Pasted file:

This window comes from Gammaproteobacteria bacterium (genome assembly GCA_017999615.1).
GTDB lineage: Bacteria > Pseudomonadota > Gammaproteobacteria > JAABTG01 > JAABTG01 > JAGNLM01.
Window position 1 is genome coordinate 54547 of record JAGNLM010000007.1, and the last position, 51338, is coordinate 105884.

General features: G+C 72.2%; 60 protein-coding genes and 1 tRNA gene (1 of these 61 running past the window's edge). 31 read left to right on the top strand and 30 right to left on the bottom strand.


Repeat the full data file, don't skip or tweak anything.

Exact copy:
This window comes from Gammaproteobacteria bacterium (genome assembly GCA_017999615.1).
GTDB lineage: Bacteria > Pseudomonadota > Gammaproteobacteria > JAABTG01 > JAABTG01 > JAGNLM01.
Window position 1 is genome coordinate 54547 of record JAGNLM010000007.1, and the last position, 51338, is coordinate 105884.

General features: G+C 72.2%; 60 protein-coding genes and 1 tRNA gene (1 of these 61 running past the window's edge). 31 read left to right on the top strand and 30 right to left on the bottom strand.